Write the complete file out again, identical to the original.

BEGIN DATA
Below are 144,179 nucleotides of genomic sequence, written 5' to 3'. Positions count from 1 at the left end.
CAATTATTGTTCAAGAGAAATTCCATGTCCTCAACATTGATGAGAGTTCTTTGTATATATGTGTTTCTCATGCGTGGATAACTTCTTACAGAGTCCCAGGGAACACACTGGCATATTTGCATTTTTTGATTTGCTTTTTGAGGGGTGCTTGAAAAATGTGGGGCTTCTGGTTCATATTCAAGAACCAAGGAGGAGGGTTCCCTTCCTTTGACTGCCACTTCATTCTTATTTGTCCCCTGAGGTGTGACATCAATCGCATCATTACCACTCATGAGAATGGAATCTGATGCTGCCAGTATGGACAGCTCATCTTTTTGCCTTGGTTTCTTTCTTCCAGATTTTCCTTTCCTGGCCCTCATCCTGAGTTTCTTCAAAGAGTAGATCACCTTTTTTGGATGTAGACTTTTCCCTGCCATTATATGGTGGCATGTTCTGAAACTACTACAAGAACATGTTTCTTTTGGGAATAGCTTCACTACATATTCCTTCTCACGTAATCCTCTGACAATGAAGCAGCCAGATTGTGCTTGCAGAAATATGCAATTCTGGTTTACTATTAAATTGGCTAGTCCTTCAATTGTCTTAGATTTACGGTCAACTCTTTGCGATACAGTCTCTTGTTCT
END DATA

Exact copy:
Below are 144,179 nucleotides of genomic sequence, written 5' to 3'. Positions count from 1 at the left end.
CAATTATTGTTCAAGAGAAATTCCATGTCCTCAACATTGATGAGAGTTCTTTGTATATATGTGTTTCTCATGCGTGGATAACTTCTTACAGAGTCCCAGGGAACACACTGGCATATTTGCATTTTTTGATTTGCTTTTTGAGGGGTGCTTGAAAAATGTGGGGCTTCTGGTTCATATTCAAGAACCAAGGAGGAGGGTTCCCTTCCTTTGACTGCCACTTCATTCTTATTTGTCCCCTGAGGTGTGACATCAATCGCATCATTACCACTCATGAGAATGGAATCTGATGCTGCCAGTATGGACAGCTCATCTTTTTGCCTTGGTTTCTTTCTTCCAGATTTTCCTTTCCTGGCCCTCATCCTGAGTTTCTTCAAAGAGTAGATCACCTTTTTTGGATGTAGACTTTTCCCTGCCATTATATGGTGGCATGTTCTGAAACTACTACAAGAACATGTTTCTTTTGGGAATAGCTTCACTACATATTCCTTCTCACGTAATCCTCTGACAATGAAGCAGCCAGATTGTGCTTGCAGAAATATGCAATTCTGGTTTACTATTAAATTGGCTAGTCCTTCAATTGTCTTAGATTTACGGTCAACTCTTTGCGATACAGTCTCTTGTTCT